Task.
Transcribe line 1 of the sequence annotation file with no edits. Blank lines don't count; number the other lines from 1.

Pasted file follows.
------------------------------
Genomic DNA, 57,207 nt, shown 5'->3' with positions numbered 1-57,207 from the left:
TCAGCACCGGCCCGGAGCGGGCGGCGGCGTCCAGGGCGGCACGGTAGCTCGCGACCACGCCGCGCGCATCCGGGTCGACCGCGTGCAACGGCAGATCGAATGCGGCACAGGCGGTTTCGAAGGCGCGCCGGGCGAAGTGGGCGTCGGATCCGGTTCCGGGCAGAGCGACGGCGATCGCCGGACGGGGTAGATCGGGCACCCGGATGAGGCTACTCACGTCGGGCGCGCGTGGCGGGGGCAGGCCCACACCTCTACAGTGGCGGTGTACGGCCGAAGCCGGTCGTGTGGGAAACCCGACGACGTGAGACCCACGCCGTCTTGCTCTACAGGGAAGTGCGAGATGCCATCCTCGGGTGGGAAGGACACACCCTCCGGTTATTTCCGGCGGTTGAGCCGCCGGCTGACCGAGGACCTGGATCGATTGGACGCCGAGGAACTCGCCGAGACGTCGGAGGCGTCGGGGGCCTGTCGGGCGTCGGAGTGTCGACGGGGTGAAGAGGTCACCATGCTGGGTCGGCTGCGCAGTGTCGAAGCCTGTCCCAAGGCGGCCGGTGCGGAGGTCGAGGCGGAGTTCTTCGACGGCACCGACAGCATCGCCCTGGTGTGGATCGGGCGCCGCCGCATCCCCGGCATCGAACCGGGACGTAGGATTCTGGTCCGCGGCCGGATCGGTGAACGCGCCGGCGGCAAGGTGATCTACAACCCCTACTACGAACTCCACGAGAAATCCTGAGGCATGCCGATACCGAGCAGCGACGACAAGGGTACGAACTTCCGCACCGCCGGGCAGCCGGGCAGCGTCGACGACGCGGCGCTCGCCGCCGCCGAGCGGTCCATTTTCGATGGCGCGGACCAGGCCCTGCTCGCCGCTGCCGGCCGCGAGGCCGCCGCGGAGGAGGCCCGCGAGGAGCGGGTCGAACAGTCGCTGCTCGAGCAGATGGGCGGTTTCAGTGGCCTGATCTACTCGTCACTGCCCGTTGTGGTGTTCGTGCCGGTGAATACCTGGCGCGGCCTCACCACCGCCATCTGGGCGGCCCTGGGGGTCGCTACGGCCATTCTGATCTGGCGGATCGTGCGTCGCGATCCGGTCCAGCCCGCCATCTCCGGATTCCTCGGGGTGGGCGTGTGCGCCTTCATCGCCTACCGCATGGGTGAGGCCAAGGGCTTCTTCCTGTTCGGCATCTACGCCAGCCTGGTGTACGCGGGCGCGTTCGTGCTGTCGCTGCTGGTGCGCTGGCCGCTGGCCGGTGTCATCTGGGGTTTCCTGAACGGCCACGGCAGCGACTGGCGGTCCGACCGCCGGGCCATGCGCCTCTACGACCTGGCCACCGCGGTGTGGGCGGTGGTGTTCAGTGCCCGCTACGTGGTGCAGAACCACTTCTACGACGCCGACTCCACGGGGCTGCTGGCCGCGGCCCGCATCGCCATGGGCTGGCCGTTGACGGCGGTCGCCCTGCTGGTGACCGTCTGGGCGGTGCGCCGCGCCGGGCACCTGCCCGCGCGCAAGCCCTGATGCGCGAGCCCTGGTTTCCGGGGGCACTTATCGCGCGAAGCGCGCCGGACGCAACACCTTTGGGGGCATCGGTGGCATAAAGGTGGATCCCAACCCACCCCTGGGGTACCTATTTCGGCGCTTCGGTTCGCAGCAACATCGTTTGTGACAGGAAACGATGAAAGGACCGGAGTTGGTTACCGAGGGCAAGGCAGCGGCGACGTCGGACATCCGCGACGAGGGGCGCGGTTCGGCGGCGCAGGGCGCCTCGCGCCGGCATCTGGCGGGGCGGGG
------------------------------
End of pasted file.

Genomic DNA, 57,207 nt, shown 5'->3' with positions numbered 1-57,207 from the left: